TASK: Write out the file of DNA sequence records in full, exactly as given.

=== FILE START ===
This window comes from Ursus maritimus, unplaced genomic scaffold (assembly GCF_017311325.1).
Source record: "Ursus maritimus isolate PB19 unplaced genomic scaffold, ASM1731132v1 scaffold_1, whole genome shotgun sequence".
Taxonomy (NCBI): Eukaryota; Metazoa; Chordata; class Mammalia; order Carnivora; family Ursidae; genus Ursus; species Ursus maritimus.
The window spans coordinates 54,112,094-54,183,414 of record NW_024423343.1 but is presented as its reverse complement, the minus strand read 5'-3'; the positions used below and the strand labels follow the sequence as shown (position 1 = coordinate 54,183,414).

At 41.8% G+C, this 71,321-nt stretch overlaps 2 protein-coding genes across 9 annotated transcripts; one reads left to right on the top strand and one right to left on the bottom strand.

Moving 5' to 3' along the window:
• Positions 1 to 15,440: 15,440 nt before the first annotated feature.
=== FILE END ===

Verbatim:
This window comes from Ursus maritimus, unplaced genomic scaffold (assembly GCF_017311325.1).
Source record: "Ursus maritimus isolate PB19 unplaced genomic scaffold, ASM1731132v1 scaffold_1, whole genome shotgun sequence".
Taxonomy (NCBI): Eukaryota; Metazoa; Chordata; class Mammalia; order Carnivora; family Ursidae; genus Ursus; species Ursus maritimus.
The window spans coordinates 54,112,094-54,183,414 of record NW_024423343.1 but is presented as its reverse complement, the minus strand read 5'-3'; the positions used below and the strand labels follow the sequence as shown (position 1 = coordinate 54,183,414).

At 41.8% G+C, this 71,321-nt stretch overlaps 2 protein-coding genes across 9 annotated transcripts; one reads left to right on the top strand and one right to left on the bottom strand.

Moving 5' to 3' along the window:
• Positions 1 to 15,440: 15,440 nt before the first annotated feature.